US, British and Afghan forces claimed they made steady inroads into the last big Taliban stronghold in central Helmand yesterday but their mission was clouded by the deaths of 12 civilians in a Nato missile strike.
The victims, 10 of them from one family, were killed when two missiles fired by US forces missed a compound being used by insurgents hitting a nearby building where they had taken shelter from the fighting.
Earlier, fierce battles erupted on the second full day of Nato's assault on Marjah, with US Marines comparing the fighting to that encountered in the battle for the Iraqi city of Fallujah in 2004.
The civilian deaths took place in the Nad-e-Ali district. It was unclear whether militant fighters were firing at American or UK troops when the rockets were launched. The missiles overshot their target by about 1,000ft. In an indication of how damaging even a comparatively small number of civilian casualties would be, the US commander General Stanley McChrystal was swift to issue an apology and order an inquiry. General McChrystal's reinvigorated counter-insurgency campaign is supposed to place the emphasis on protecting communities rather than killing militants. "It is regrettable that in the course of our efforts, innocent lives were lost." he said. "We extend our heartfelt sympathies and will ensure we do all we can to avoid future incidents."
The Afghan President, Hamid Karzai, had stressed before the start of Operation Moshtarak (meaning "Together" in Dari) that Nato forces must do everything possible to avoid civilian casualties. It is believed immediate compensation payments will be made to the bereaved families. The use of the High Mobility Artillery Rocket System, responsible for the deaths, has been suspended while a review takes place. Western military officials have accused the Taliban of deliberately seeking to carry out attacks using proximity to civilians as cover.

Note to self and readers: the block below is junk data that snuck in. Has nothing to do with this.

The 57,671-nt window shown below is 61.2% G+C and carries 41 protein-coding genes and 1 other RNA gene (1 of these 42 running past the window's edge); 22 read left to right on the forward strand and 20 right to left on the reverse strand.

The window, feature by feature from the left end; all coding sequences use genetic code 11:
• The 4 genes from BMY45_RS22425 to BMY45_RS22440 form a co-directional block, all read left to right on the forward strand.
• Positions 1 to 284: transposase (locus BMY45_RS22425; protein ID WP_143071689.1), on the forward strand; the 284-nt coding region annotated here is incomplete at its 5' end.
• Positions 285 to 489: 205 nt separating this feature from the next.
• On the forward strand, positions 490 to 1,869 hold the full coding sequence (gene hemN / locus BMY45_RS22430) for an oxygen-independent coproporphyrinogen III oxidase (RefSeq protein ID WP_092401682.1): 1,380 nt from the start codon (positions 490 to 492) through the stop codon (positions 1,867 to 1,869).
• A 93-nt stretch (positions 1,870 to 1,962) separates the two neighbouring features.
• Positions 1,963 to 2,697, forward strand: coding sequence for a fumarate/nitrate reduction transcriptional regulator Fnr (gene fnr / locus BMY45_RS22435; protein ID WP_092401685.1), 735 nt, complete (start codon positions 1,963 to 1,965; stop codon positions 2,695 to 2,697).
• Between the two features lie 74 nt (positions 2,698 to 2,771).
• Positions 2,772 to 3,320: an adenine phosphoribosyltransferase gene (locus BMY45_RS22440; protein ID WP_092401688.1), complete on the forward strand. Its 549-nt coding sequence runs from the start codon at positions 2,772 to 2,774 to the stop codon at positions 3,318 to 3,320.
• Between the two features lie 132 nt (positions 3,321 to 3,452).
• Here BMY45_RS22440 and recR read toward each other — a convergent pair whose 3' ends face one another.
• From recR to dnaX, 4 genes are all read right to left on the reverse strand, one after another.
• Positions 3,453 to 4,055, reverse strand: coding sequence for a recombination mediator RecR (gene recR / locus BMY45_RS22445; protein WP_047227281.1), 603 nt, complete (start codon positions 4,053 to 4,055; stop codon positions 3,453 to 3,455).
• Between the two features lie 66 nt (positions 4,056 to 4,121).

In London, Major General Gordon Messenger, a British military spokesman, said that British forces had so far fired just one Hellfire missile and no artillery rounds, insisting the welfare of the local people has been of paramount importance in carrying out the mission.
Meanwhile, a British soldier killed in the operation was named yesterday as Lance Sergeant Dave Greenhalgh, of the Grenadier Guards. He was killed by a roadside bomb while clearing a route from the provincial capital, Lashkar Gah.
According to Nato about 20 Taliban fighters have died and 11 have been captured, and the vast majority of the thousands of militants in the area appear to have disappeared after the widespread publicising of the operation by Nato.
US Marine commander, Brigadier General Larry Nicholson, said: "It will probably be 30 days of clearing [Marjah], but that doesn't necessarily mean an intense gun battle. The fire we just took reflects how I think this will go – small pockets of sporadic fighting by small groups of individuals."
Thanks in part to the enormous publicity that preceded it, the operation to clear of Marjah of Taliban looks increasingly like an acid test of Western military and political strategy in Afghanistan. The outcome will almost certainly deal a powerful propaganda blow one way or the other. "It's an important moment because this is the first time we put together all of the elements of the President's new strategy," said US national security adviser James Jones.
The majority of Marjah's inhabitants, of whom there are anywhere between 50,000 and 100,000, have stayed put after a Nato information campaign entreated them to "keep your heads down" and the Taliban mined all approaches to the town. The top Taliban commander in Marjah, Mullah Abdul Razaq Akhund, insisted his fighters had pushed back the Nato and Afghan allies who were, he claimed, involved in a face-saving operation masking their defeat in Afghanistan. "Tens of foreign soldiers have been killed by roadside bombs and we have also destroyed many vehicles. By the grace of God we have had few casualties," he said.Reuse content